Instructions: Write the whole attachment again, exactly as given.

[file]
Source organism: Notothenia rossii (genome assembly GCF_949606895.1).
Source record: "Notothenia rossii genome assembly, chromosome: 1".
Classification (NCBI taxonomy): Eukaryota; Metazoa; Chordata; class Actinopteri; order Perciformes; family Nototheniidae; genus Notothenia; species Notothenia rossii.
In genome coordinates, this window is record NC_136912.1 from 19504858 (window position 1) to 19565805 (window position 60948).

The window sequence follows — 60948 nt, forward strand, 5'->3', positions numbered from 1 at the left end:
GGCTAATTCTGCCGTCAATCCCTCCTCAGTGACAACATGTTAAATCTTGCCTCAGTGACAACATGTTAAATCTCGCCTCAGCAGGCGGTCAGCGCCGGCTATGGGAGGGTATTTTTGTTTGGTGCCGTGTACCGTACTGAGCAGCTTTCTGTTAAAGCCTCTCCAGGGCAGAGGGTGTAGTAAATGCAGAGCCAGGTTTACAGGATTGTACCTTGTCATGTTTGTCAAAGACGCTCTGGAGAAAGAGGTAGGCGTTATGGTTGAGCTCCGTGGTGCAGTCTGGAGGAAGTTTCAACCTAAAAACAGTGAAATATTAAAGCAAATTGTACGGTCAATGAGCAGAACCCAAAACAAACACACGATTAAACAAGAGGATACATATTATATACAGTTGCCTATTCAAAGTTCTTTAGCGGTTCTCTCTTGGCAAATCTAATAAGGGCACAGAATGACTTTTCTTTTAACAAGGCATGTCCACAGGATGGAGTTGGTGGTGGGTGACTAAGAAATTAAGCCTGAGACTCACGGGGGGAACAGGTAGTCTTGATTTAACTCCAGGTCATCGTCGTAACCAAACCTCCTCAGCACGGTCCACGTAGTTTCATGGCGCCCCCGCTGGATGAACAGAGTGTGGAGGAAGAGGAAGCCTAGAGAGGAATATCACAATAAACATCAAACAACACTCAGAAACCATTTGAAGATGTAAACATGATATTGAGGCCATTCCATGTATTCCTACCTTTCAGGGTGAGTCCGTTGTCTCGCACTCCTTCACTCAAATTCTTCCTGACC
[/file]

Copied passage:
Source organism: Notothenia rossii (genome assembly GCF_949606895.1).
Source record: "Notothenia rossii genome assembly, chromosome: 1".
Classification (NCBI taxonomy): Eukaryota; Metazoa; Chordata; class Actinopteri; order Perciformes; family Nototheniidae; genus Notothenia; species Notothenia rossii.
In genome coordinates, this window is record NC_136912.1 from 19504858 (window position 1) to 19565805 (window position 60948).

The window sequence follows — 60948 nt, forward strand, 5'->3', positions numbered from 1 at the left end:
GGCTAATTCTGCCGTCAATCCCTCCTCAGTGACAACATGTTAAATCTTGCCTCAGTGACAACATGTTAAATCTCGCCTCAGCAGGCGGTCAGCGCCGGCTATGGGAGGGTATTTTTGTTTGGTGCCGTGTACCGTACTGAGCAGCTTTCTGTTAAAGCCTCTCCAGGGCAGAGGGTGTAGTAAATGCAGAGCCAGGTTTACAGGATTGTACCTTGTCATGTTTGTCAAAGACGCTCTGGAGAAAGAGGTAGGCGTTATGGTTGAGCTCCGTGGTGCAGTCTGGAGGAAGTTTCAACCTAAAAACAGTGAAATATTAAAGCAAATTGTACGGTCAATGAGCAGAACCCAAAACAAACACACGATTAAACAAGAGGATACATATTATATACAGTTGCCTATTCAAAGTTCTTTAGCGGTTCTCTCTTGGCAAATCTAATAAGGGCACAGAATGACTTTTCTTTTAACAAGGCATGTCCACAGGATGGAGTTGGTGGTGGGTGACTAAGAAATTAAGCCTGAGACTCACGGGGGGAACAGGTAGTCTTGATTTAACTCCAGGTCATCGTCGTAACCAAACCTCCTCAGCACGGTCCACGTAGTTTCATGGCGCCCCCGCTGGATGAACAGAGTGTGGAGGAAGAGGAAGCCTAGAGAGGAATATCACAATAAACATCAAACAACACTCAGAAACCATTTGAAGATGTAAACATGATATTGAGGCCATTCCATGTATTCCTACCTTTCAGGGTGAGTCCGTTGTCTCGCACTCCTTCACTCAAATTCTTCCTGACC